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When Safer at Home Isn’t
With domestic abuse rising, hotline calls increasing in complexity and people isolated more than ever due to COVID-19 precautions, advocates say it’s critical to stay connected to your neighbors.
Madison Magazine, January 2021
TRIGGER WARNING: This story contains details about domestic violence.
LINES OF SUPPORT: Domestic Abuse Intervention Services’ free and anonymous help line is 608-251-4445 or 800-747-4045. UNIDOS offers a Spanish-speaking 24/7 domestic violence help line (24/7 linea de ayuda): 800-510-9195.
We meet in an undisclosed location, separated by distance and masks, just three of us – me, a legal advocate and a domestic violence victim whose situation became so untenable during the COVID-19 pandemic that she is finally divorcing her perpetrator. She’s still in the thick of it, but she wants to tell her story. We, first and foremost, want her safe.
We’ll call her Sam. We won’t describe what she looks like, where she grew up or works. We’ll strip all identifying details because she is still unsafe physically, emotionally and legally. The remaining details were chosen because they’re all too common, and therefore sadly anonymous. Although every relationship is unique, most domestic violence situations have similar power dynamics, legally recognized red flags and an escalating trajectory. That escalation is what experts fear as we enter the long, cold winter of this pandemic and the uncertainties of the coming year.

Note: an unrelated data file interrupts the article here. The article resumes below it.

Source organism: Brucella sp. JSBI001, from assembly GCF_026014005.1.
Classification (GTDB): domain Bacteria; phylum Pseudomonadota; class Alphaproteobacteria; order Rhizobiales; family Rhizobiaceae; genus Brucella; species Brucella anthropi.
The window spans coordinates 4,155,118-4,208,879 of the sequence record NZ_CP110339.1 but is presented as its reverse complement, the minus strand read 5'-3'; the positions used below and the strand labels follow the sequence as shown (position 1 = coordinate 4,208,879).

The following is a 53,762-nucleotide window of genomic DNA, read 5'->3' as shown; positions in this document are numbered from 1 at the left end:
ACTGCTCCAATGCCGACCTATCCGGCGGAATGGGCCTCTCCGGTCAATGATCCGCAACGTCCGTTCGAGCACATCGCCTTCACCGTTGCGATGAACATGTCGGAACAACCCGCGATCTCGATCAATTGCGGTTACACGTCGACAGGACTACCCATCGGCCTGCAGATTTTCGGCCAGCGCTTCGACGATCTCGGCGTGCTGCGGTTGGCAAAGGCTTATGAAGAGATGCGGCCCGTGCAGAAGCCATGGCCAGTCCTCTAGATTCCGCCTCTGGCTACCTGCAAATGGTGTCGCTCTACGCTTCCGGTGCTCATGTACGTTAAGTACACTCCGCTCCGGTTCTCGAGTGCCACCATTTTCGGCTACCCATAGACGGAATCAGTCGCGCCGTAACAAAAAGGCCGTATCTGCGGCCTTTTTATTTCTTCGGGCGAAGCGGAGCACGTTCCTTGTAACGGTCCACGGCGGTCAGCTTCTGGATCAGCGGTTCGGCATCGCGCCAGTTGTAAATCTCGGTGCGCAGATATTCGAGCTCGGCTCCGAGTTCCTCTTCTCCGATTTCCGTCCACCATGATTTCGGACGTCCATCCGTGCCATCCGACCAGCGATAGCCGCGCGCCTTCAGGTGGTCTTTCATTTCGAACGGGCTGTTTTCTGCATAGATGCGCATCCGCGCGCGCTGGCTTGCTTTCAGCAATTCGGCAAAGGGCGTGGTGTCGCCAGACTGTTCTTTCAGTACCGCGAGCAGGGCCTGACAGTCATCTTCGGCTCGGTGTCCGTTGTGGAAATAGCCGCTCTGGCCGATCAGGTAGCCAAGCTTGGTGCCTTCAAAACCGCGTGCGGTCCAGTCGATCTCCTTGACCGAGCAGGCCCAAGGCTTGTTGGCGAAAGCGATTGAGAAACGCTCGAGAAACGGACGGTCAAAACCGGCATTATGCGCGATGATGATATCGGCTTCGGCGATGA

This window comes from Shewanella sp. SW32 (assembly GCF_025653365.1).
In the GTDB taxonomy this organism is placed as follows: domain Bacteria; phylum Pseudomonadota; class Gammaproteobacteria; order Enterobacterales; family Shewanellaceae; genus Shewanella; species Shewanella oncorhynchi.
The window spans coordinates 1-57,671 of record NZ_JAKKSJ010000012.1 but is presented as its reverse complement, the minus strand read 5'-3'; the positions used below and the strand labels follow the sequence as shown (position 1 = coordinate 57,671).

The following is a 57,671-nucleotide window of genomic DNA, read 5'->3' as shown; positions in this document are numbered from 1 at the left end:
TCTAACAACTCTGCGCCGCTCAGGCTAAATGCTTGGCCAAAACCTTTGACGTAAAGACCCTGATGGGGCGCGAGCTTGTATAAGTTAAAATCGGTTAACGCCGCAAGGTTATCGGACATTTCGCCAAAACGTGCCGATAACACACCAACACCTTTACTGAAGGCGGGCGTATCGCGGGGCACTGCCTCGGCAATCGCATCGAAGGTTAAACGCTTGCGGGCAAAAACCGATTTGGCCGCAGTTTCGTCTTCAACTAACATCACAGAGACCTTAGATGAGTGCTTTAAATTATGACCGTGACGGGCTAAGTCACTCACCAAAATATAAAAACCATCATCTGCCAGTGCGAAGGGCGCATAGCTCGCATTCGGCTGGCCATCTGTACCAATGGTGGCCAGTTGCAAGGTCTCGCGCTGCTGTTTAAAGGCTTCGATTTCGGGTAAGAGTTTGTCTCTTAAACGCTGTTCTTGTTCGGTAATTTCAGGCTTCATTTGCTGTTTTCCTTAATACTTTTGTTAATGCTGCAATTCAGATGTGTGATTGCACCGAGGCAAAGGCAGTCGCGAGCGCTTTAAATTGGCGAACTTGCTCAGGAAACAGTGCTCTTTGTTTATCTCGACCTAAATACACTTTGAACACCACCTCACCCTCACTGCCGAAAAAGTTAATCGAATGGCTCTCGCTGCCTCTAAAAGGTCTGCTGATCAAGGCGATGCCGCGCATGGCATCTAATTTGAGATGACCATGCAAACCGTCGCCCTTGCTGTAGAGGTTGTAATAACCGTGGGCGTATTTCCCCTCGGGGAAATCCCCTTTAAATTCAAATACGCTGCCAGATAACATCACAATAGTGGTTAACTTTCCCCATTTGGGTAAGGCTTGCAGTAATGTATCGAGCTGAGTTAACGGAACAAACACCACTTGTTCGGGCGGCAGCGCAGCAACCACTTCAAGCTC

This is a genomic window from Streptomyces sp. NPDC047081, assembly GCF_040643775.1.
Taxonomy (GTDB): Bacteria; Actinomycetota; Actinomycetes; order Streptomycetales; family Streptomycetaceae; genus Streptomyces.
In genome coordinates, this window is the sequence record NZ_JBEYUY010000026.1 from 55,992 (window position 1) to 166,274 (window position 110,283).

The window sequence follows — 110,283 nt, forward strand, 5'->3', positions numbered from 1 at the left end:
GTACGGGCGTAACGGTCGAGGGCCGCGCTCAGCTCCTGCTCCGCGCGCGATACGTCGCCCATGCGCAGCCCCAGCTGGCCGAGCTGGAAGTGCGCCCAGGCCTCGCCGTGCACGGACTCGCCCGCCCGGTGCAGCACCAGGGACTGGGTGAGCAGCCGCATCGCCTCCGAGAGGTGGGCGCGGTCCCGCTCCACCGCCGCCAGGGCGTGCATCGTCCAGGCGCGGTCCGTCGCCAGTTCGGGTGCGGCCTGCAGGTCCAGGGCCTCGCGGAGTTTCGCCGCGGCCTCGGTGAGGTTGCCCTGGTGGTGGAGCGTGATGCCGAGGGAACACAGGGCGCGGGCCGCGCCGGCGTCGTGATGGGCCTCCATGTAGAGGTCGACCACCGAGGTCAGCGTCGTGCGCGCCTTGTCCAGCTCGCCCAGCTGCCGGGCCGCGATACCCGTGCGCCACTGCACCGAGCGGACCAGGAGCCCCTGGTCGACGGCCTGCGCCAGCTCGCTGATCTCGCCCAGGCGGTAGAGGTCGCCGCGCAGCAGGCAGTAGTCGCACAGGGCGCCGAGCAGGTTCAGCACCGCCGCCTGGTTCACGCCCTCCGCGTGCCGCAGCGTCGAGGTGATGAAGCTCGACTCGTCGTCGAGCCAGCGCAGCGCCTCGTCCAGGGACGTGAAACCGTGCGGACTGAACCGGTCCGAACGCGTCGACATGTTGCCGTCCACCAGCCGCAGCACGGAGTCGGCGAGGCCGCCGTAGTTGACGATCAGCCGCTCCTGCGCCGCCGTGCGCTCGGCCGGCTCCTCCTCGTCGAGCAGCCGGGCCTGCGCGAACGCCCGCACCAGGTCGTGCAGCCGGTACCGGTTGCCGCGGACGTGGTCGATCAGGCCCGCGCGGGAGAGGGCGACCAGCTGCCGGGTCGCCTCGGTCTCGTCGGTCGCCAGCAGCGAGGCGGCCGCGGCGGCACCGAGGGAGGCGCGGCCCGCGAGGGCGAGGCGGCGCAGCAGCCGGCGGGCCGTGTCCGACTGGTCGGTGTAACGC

To continue reading please pick up the January 2021 issue of Madison Magazine at area newsstands, or click through to the online version here.
—Maggie Ginsberg is an associate editor at Madison Magazine and a long-time award-winning freelance writer in Madison, Wisconsin